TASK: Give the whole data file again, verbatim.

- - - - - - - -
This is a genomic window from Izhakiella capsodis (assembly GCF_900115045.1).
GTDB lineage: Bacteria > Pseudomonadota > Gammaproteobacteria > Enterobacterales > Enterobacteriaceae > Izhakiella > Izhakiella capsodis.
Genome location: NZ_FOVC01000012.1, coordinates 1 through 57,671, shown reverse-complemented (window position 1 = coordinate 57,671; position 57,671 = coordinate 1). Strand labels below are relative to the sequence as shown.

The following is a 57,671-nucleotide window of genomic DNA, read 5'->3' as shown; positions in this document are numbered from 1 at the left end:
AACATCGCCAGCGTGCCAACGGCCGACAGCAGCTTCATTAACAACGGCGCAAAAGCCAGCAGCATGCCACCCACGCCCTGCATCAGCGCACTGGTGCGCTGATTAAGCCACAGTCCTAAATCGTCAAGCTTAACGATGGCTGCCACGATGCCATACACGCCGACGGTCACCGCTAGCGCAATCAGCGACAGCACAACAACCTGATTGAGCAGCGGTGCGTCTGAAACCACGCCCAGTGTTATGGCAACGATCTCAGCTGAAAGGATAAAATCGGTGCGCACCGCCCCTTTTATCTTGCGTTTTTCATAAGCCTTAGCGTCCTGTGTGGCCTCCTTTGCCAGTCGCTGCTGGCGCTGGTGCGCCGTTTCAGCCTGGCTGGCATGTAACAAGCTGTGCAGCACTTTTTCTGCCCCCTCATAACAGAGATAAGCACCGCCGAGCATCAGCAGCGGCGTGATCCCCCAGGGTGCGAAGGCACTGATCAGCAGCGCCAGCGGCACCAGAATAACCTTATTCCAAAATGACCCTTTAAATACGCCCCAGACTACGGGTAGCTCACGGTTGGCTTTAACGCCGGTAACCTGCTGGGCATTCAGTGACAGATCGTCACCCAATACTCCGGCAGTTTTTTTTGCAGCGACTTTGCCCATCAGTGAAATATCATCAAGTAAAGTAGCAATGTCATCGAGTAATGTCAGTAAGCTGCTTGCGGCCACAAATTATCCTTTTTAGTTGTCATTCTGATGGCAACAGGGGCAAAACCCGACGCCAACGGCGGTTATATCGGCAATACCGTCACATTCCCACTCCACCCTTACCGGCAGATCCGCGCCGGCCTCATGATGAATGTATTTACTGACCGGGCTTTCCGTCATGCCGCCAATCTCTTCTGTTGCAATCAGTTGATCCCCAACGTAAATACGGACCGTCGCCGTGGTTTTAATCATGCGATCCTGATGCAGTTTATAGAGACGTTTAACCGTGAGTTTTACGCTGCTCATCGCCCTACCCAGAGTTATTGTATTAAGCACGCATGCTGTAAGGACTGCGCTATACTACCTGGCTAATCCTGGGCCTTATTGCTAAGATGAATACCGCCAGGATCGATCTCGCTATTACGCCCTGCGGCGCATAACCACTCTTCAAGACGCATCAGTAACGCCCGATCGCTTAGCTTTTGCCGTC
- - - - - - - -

This is a genomic window from Izhakiella capsodis (assembly GCF_900115045.1).
GTDB lineage: Bacteria > Pseudomonadota > Gammaproteobacteria > Enterobacterales > Enterobacteriaceae > Izhakiella > Izhakiella capsodis.
Genome location: NZ_FOVC01000012.1, coordinates 1 through 57,671, shown reverse-complemented (window position 1 = coordinate 57,671; position 57,671 = coordinate 1). Strand labels below are relative to the sequence as shown.

The following is a 57,671-nucleotide window of genomic DNA, read 5'->3' as shown; positions in this document are numbered from 1 at the left end:
AACATCGCCAGCGTGCCAACGGCCGACAGCAGCTTCATTAACAACGGCGCAAAAGCCAGCAGCATGCCACCCACGCCCTGCATCAGCGCACTGGTGCGCTGATTAAGCCACAGTCCTAAATCGTCAAGCTTAACGATGGCTGCCACGATGCCATACACGCCGACGGTCACCGCTAGCGCAATCAGCGACAGCACAACAACCTGATTGAGCAGCGGTGCGTCTGAAACCACGCCCAGTGTTATGGCAACGATCTCAGCTGAAAGGATAAAATCGGTGCGCACCGCCCCTTTTATCTTGCGTTTTTCATAAGCCTTAGCGTCCTGTGTGGCCTCCTTTGCCAGTCGCTGCTGGCGCTGGTGCGCCGTTTCAGCCTGGCTGGCATGTAACAAGCTGTGCAGCACTTTTTCTGCCCCCTCATAACAGAGATAAGCACCGCCGAGCATCAGCAGCGGCGTGATCCCCCAGGGTGCGAAGGCACTGATCAGCAGCGCCAGCGGCACCAGAATAACCTTATTCCAAAATGACCCTTTAAATACGCCCCAGACTACGGGTAGCTCACGGTTGGCTTTAACGCCGGTAACCTGCTGGGCATTCAGTGACAGATCGTCACCCAATACTCCGGCAGTTTTTTTTGCAGCGACTTTGCCCATCAGTGAAATATCATCAAGTAAAGTAGCAATGTCATCGAGTAATGTCAGTAAGCTGCTTGCGGCCACAAATTATCCTTTTTAGTTGTCATTCTGATGGCAACAGGGGCAAAACCCGACGCCAACGGCGGTTATATCGGCAATACCGTCACATTCCCACTCCACCCTTACCGGCAGATCCGCGCCGGCCTCATGATGAATGTATTTACTGACCGGGCTTTCCGTCATGCCGCCAATCTCTTCTGTTGCAATCAGTTGATCCCCAACGTAAATACGGACCGTCGCCGTGGTTTTAATCATGCGATCCTGATGCAGTTTATAGAGACGTTTAACCGTGAGTTTTACGCTGCTCATCGCCCTACCCAGAGTTATTGTATTAAGCACGCATGCTGTAAGGACTGCGCTATACTACCTGGCTAATCCTGGGCCTTATTGCTAAGATGAATACCGCCAGGATCGATCTCGCTATTACGCCCTGCGGCGCATAACCACTCTTCAAGACGCATCAGTAACGCCCGATCGCTTAGCTTTTGCCGTC